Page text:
SimplyCast President and CEO Saeed El-Darahali has ambitious targets for work-integrated hiring: by the end of 2021, he expects to have onboarded 100 WIL Digital students.
Despite the ongoing pandemic and its challenges, his plan is unfolding on schedule. Halifax-based Simplycast has just hired another 23 students through the work integrated learning program, adding to 13 hires for an earlier cohort.
This bulking up reflects the strength of a successful tech company in full stride, but it also tells a bigger story: it speaks to El-Darahali’s life mission, which is to end youth unemployment in Canada.
El-Darahali’s goal had taken shape when he started university and applied for a coop program. He didn’t get accepted due to a seemingly Catch-22 requirement that required students to have two years of work experience.
For 11 years now, El-Darahali’s mission has landed him on federal and provincial government committees, working on youth unemployment. He has led initiatives in his home province of Nova Scotia to end youth unemployment. ICTC’s WIL Digital is now also part of his toolkit.
More pragmatically, WIL Digital is a component of SimplyCast’s competitive advantage: work integrated learning effectively fills the talent pipeline of this growing company and side-steps the inefficiencies of searching, interviewing, and hiring through job boards.
“Actually, 60 percent of our current full-time employees, including vice presidents, were all coop students when they started,” El-Darahali says. “It’s one of the reasons why we’ve never had to recruit. We’re always building capacity every single year.”
El-Darahali launched SimplyCast in 2010 with the vision of delivering the world’s first all-in-one engagement platform for marketing, engagement, communication, and emergency response.
“There’s still no company I’m aware of today providing all four of these pillars in a single engagement platform,” he notes.
SimplyCast’s banner clients bear out the success of its comprehensive approach: Walmart, Bank of America, Sony, Government of Canada, every university and college in Nova Scotia, YMCA, United Way, and other businesses in over 175 countries.
“I’m particularly proud that SimplyCast is 100% Nova Scotian. We’ve never raised any capital and we’re bootstrapped,” El-Darahali says.
SimplyCast currently employs 70 people.
SimplyCast’s all-in-one solution works equally well for a small business like the local restaurant and a multinational like Walmart.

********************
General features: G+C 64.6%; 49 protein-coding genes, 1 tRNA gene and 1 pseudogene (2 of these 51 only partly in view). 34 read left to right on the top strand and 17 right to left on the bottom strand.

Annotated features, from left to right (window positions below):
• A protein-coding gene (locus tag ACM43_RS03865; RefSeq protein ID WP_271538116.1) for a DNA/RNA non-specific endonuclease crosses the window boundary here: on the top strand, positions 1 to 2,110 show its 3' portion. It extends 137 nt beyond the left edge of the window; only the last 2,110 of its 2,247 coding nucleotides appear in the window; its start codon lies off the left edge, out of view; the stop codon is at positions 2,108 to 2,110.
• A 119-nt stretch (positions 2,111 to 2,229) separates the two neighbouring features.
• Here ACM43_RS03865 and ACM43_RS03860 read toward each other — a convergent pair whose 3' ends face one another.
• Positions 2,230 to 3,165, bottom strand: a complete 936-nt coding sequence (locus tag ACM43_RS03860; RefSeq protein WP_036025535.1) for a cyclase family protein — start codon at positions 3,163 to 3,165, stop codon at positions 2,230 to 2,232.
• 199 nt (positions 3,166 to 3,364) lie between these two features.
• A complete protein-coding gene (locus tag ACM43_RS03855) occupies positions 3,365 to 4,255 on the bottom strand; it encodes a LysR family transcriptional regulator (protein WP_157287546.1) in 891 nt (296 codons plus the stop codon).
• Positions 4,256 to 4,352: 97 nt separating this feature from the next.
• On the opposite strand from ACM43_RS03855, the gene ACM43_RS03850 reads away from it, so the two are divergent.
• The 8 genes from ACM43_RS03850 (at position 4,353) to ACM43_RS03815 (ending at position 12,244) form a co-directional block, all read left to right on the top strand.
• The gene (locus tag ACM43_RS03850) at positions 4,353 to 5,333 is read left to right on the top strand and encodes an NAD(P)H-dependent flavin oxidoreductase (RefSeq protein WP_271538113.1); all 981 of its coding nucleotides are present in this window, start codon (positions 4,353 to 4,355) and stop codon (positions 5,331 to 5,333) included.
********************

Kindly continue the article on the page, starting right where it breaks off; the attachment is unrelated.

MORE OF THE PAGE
“If you were to buy those four different pieces of software separately, it would cost you on average about $15,000 a month. Our solution starts at $129 month,” El-Darahali says.
It’s also incredibly versatile. If you can imagine a use case, SimplyCast can build a solution. Want to simplify event registration and management, sell to people around the world, set up emergency notifications across an entire regional health authority? No problem. SimplyCast can tailor a solution usually within a couple business days.
“Our company is built on this concept of providing solutions to virtually any use case,” El-Darahalis says.
But equally important to a strong product is knowing how to sell it. Sales is actually key driver of SimplyCast’s end-of-year WIL Digital hiring spree.
“For the last cohort, I’m hoping to fill probably 50 positions focused on something that Canada is not doing very well in—which is technology sales,” he says.
SimplyCast will train WIL students internally on the company’s well-honed sales practices and set them to work to ramp-up its business. Some of these students may end up on SimplyCast’s permanent payroll and others will likely fill the ranks of tech companies across Canada, leveraging what they learned at SimplyCast to bolster Canada’s digital economy.
For now though, WIL Digital placements are helping lay a solid foundation for SimplyCast’s growth. The first cohort worked on quality-assurance.
“We probably had about a year’s backlog of QA opportunities. I have now received confirmation that they chewed through all of the year’s QA work in less than three months—and they were able to get it done at the same quality level of our senior staff,” El-Darahali says.
“I just want to thank ICTC for all the good work and the federal government for supporting these types of programs. It helps us to scale up our investments in youth. We need to do more of it.”
For more information about WIL Digital, pls connect with ICTC’s WIL Digital team here.